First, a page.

In his column on the failure of redistricting initiatives to pass in Ohio and California last week, Stuart Rothenberg gets the diagnosis right (“On Redistricting, Voters Have Spoken Up for the Status Quo,” Nov. 10). But, like most U.S. reformers, he overlooks a promising cure for the problem he identifies — one that could help reformers overcome the hurdles they face in getting reform through the initiative process.
As Rothenberg notes, reformers looking to take away the power of self-interested legislators to draw their own districts find themselves in a quandary. While voters are plainly hungry for reform, it is hard to get such a change passed even through a ballot initiative. He is correct to note that voters rely on cues when deciding how to vote on any proposal, and those cues are often provided by the political parties. Not only can politicians mobilize political support, but they can also affect voters’ decisions merely by taking a public stand. Given that the party in power will always oppose districting reform, it is hard for reform to gain political traction, no matter how attractive the idea. After all, there are always two ready arguments against the type of nonpartisan commissions that reformers keep proposing: that the proposals are motivated by partisanship, and that they are undemocratic. These were precisely the allegations made against these initiatives. So, Democrats in California voted against Proposition 77 because it was backed by Republican Gov. Arnold Schwarzenegger, and Republicans in Ohio voted against Issue 4 because it was backed by a group made up of Democrats and unions.
What Rothenberg has missed, however, is a lesson provided by our neighbors to the north. In one of the most intriguing democratic experiments of the last century, reformers in British Columbia succeeded in forcing legislators to give citizens a chance to set the rules of electoral politics.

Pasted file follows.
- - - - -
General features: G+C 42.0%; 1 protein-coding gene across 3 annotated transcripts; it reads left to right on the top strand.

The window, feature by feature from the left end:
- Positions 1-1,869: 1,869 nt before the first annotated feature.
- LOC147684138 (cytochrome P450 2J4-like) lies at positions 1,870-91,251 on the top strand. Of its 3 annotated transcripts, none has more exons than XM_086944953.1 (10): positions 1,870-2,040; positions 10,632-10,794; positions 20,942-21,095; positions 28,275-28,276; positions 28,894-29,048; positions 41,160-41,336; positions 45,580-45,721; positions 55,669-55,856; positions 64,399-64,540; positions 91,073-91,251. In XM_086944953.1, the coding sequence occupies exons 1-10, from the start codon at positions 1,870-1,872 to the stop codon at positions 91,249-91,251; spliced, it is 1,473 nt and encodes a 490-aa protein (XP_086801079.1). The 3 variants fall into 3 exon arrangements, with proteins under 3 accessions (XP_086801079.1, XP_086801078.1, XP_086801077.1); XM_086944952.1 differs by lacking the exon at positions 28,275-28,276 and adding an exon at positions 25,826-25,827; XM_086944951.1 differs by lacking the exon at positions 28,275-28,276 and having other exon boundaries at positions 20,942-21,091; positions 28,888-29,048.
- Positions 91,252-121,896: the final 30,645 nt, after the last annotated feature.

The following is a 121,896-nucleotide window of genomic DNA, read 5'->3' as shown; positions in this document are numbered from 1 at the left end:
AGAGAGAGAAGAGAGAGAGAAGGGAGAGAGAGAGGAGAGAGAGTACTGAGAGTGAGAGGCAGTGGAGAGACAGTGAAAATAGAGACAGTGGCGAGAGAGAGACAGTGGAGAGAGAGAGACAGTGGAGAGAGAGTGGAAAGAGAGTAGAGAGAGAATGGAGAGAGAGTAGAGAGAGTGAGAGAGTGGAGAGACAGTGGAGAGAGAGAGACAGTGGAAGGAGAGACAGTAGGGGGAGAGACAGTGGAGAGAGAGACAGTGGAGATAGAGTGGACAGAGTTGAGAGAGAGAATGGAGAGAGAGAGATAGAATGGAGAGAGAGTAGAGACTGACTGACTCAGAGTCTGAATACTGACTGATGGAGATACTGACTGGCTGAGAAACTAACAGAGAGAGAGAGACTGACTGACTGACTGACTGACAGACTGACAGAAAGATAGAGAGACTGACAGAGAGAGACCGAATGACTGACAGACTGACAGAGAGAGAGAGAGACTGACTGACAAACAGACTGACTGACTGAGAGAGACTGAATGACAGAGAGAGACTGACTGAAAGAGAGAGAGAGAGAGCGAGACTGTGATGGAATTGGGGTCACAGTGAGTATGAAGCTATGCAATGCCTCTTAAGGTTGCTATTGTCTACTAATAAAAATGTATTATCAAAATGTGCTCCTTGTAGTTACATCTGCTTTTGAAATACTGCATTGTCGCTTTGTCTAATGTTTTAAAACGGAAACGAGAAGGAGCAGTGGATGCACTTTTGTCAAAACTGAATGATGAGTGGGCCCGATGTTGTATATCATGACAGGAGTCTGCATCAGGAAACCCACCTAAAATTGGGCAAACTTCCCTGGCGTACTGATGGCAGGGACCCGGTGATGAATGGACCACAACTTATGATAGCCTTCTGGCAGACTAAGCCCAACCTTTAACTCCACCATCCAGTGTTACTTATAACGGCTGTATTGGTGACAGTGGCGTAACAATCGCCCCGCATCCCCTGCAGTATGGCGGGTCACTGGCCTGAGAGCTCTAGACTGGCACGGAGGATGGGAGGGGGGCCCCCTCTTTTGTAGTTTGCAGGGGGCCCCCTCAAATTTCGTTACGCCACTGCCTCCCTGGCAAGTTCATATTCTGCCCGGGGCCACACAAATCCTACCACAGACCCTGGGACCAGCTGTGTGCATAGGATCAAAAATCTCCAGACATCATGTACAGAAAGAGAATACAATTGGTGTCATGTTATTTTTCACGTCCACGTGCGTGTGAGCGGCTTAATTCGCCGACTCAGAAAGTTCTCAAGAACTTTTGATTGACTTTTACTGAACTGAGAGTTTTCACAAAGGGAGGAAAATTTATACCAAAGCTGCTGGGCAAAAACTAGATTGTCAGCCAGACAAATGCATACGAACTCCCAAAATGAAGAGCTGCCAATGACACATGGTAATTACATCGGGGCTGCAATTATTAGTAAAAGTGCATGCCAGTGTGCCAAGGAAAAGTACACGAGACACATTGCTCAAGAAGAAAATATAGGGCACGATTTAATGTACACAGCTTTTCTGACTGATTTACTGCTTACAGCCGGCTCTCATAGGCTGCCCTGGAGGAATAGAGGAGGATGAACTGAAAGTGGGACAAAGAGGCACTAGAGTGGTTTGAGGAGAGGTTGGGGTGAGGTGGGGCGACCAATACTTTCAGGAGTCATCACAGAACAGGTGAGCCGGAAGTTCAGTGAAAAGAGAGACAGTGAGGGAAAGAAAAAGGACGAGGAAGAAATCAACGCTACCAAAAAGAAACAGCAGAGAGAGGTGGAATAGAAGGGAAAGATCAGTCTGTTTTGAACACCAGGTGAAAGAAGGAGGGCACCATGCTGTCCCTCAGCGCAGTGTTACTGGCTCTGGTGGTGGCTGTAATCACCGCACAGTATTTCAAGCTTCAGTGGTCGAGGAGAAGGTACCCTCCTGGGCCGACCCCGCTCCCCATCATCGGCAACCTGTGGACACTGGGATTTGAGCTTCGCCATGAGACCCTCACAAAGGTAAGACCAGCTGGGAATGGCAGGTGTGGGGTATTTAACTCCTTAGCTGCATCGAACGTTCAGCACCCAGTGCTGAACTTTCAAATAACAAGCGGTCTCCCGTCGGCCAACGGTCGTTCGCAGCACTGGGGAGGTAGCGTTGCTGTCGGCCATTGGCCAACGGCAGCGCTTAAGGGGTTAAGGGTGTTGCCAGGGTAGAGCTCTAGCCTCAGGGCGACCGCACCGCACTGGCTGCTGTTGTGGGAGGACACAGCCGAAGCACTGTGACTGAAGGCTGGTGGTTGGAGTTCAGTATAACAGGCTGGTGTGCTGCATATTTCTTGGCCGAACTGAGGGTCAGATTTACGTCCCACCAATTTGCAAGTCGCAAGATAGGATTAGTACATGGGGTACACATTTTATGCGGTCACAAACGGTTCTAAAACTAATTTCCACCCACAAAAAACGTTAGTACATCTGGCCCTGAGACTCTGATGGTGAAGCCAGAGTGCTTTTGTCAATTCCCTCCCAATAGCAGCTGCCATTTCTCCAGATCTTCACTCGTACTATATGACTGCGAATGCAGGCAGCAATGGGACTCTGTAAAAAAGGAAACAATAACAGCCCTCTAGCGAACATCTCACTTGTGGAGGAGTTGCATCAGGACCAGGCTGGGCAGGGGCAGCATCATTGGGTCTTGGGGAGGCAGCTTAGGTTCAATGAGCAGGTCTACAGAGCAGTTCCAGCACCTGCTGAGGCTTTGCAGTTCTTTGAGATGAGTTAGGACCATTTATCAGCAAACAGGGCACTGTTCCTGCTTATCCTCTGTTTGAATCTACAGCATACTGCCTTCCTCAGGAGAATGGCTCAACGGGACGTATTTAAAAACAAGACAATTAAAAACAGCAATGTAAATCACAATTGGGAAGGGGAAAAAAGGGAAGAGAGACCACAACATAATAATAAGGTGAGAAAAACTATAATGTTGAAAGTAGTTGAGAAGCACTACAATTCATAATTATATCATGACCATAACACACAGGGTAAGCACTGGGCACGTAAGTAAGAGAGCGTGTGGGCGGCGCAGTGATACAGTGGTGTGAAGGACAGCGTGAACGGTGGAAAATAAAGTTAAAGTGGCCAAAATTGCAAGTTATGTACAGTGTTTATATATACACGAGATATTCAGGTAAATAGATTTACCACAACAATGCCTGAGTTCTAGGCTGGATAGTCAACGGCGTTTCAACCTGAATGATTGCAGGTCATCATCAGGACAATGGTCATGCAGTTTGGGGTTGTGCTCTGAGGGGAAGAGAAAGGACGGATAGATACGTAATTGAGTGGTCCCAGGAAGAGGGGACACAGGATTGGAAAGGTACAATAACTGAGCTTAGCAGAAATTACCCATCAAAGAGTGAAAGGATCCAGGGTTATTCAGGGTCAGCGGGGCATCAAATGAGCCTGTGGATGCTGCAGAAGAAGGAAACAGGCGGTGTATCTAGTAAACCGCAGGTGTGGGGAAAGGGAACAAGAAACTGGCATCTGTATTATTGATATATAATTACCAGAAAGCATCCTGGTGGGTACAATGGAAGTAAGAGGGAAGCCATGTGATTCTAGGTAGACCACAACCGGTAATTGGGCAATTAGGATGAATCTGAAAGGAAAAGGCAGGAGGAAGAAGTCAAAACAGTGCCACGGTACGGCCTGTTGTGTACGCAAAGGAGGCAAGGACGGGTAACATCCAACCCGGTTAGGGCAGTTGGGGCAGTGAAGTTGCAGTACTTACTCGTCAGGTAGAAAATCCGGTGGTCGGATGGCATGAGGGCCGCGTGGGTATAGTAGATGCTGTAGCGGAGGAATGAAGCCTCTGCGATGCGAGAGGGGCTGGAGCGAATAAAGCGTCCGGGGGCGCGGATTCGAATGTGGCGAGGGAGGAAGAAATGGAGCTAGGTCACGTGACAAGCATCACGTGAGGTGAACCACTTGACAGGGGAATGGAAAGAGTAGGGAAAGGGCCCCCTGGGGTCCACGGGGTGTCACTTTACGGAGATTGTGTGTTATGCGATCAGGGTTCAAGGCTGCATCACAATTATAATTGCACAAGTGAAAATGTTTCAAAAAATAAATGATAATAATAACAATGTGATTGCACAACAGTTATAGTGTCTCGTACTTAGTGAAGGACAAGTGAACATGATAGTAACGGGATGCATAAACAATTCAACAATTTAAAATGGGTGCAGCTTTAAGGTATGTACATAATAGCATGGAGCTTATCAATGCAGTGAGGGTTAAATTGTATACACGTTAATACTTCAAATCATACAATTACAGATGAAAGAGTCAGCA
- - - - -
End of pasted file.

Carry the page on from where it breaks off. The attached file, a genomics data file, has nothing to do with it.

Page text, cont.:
The provincial government created a Citizens’ Assembly that deliberated for a year and proposed a revision to the province’s electoral system that garnered an astonishing 58 percent of the vote despite having no resources for a public education campaign. While that number fell short of the supermajority requirement the government imposed to pass the change, the governing party has nonetheless been pressured to continue the work of the Assembly by pressing forward with reform. Now, reformers in Ontario and the Netherlands have persuaded their own governments to follow this example.
Two questions must be asked about the experience in British Columbia. Why did the Citizens’ Assembly proposal do so well despite the complete absence of a public education campaign? And why does it continue to dog the government even though it technically failed?
The answer to the first question is simple. Voters were using a cue when they went to the polling booth: The word “citizen” was on the ballot. Like voters in the United States, British Columbians may not trust politicians or claims to nonpartisanship, but they trust each other.
The answer to the second question is related. A proposal blessed by a citizens’ assembly is hard to attack as either partisan or undemocratic. In fact, no politician worth his salt wants to come out against the decision of a citizens’ assembly. Here, then, is a potential cure for the problem Rothenberg identifies.
Vice President Joe Biden waits to conduct a mock swearing-in ceremony with Sen. Brian Schatz, D-Hawaii, in the Capitol's Old Senate Chamber, December 2, 2014. Schatz was sworn in to serve the remainder of his term since he was appointed to the seat after Sen. Daniel Inouye, D-Hawaii, passed away.